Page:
More compelling and interactive has been the Chinese-language feed of Beijing artist Ai Weiwei, whose 40,000-follower count is all the more remarkable in a country where Twitter is formally banned (according to one estimate, there are 80,000 active Twitter users in China, suggesting Ai may reach as many as half of them). His tweets promote his work, organize impromptu gatherings (including a much-publicized one in Chengdu with New Yorker writer Evan Osnos), and lifestream his art-and-activism. This latter category pushes the boundaries of Twitter as both a collective art form and an act of defiance in an authoritarian state: Ai’s online projects have ranged from posting snapshots of his hospitalization after suffering a beating at the hands of the police, sharing the birthdays of the students who died in the May 12, 2008 Sichuan earthquake with the hashtag #512birthday, and, recently, organizing the Say Out Your Name Activity, where nearly 1,000 Chinese nationals tweeted out their real names and locations. (Aside: Lugano-based museologist Jennifer Ng and I are working on translating selected tweets into English, including #512birthday, at aiwwenglish.tumblr.com)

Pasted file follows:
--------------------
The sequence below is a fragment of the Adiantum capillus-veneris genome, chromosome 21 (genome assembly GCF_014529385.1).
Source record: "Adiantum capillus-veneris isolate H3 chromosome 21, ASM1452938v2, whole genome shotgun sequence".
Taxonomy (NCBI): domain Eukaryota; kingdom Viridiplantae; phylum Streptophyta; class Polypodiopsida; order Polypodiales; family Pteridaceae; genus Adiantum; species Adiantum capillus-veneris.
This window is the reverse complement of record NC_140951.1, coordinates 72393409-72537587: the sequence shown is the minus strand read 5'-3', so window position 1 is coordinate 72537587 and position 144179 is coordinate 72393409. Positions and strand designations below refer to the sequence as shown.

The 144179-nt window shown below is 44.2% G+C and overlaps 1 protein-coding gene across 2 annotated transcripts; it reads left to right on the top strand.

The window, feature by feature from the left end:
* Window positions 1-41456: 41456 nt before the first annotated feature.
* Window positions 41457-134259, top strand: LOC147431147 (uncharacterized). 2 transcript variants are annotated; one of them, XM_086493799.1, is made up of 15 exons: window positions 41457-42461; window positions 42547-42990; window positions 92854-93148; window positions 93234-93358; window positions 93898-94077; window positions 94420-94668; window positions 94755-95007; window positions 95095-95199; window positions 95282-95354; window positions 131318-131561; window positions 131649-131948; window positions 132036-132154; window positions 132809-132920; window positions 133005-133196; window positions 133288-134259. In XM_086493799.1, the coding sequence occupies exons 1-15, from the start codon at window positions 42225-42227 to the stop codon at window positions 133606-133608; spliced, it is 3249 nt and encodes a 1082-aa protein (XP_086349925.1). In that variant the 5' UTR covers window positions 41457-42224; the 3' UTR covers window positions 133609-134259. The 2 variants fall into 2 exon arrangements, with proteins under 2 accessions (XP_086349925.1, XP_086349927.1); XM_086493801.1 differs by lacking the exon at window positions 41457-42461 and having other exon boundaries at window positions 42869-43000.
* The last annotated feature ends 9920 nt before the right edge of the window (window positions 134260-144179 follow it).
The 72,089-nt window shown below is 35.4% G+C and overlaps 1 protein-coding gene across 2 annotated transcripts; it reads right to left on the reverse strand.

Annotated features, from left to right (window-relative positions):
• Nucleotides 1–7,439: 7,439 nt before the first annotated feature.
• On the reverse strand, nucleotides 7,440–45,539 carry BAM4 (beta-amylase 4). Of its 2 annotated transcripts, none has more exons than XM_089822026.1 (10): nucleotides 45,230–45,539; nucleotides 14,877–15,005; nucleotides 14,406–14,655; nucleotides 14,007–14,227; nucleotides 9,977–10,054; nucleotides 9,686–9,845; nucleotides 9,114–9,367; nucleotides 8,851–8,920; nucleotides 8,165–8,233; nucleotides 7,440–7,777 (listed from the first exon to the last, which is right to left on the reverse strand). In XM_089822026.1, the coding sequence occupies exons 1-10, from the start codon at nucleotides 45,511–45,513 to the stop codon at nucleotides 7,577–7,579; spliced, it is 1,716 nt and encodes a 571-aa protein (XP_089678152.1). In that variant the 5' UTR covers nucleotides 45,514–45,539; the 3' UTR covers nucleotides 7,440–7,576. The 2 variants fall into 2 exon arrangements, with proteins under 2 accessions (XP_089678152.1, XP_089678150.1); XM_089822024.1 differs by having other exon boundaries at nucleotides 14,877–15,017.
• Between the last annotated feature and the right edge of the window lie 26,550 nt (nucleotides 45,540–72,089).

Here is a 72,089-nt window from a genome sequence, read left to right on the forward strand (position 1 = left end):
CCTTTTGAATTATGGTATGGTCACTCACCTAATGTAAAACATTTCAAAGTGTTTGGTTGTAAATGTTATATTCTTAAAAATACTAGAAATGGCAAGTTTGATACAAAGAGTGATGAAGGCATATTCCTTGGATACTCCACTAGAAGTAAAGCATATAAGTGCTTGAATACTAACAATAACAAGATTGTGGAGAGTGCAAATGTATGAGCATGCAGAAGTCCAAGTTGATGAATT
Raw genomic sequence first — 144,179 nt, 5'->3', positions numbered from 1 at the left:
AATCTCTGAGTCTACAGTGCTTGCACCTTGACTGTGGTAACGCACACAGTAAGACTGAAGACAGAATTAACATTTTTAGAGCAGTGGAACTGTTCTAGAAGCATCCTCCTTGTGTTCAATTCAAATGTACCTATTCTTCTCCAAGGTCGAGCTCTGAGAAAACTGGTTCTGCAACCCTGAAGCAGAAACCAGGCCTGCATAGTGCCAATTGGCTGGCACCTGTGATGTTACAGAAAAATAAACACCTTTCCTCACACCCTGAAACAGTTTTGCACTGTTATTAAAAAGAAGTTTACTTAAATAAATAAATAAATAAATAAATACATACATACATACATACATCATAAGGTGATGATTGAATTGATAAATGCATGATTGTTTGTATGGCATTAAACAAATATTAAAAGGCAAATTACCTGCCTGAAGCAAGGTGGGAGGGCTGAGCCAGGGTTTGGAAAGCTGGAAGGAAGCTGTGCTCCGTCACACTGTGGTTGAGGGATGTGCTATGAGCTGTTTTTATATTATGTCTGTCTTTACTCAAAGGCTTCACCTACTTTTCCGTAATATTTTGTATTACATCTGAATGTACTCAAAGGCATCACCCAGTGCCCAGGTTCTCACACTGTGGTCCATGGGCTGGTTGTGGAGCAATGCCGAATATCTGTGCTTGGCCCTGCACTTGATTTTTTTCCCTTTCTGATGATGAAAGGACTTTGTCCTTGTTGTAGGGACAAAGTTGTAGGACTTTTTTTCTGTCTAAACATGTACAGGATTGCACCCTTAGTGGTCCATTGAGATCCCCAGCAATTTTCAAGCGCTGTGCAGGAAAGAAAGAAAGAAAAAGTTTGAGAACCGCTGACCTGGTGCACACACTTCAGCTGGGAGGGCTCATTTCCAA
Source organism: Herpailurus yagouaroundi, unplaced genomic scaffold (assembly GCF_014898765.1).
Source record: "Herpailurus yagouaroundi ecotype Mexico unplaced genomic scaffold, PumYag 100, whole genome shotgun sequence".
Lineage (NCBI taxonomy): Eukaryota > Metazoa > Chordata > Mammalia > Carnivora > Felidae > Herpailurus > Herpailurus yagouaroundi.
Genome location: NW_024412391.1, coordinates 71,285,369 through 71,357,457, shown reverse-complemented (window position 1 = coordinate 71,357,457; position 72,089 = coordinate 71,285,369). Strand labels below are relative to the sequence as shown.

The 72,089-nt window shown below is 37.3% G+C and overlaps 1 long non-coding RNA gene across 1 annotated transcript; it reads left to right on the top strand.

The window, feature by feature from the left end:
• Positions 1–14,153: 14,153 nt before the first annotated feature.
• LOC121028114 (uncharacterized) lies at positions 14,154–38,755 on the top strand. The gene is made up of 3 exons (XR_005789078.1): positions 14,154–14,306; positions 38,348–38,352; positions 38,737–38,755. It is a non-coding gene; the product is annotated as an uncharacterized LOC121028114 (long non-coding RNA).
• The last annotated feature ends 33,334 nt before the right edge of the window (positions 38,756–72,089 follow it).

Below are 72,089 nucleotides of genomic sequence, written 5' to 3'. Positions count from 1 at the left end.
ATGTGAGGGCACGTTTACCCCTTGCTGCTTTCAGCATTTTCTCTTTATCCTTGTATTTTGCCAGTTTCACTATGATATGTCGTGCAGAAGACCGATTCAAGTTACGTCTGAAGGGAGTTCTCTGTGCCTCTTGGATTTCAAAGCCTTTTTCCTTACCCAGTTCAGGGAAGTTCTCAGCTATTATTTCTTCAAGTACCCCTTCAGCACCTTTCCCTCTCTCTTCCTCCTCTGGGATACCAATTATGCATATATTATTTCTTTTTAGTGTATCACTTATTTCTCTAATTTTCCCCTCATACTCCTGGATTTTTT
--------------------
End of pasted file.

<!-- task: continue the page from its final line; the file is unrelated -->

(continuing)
How the Heck Do I Know If It’s Good?
In the broader world of social media, so much has changed in the past two years. Words like “tweet,” “check in,” and “status update” have entered the vernacular. And the art world has seen an explosion of energy around these new media, which combine digital language with popular appeal. The most striking aspect of social media art is that it contains facets of net.art, by being digital; visual art, by existing on a two-dimensional surface; public art, by existing in spaces used habitually by hundreds of millions of people; and performance art, by being inherently social. Whether the aggregate is greater than its sum remains to be seen …
Next: Always Social: Right Now (2010 — ), Part Three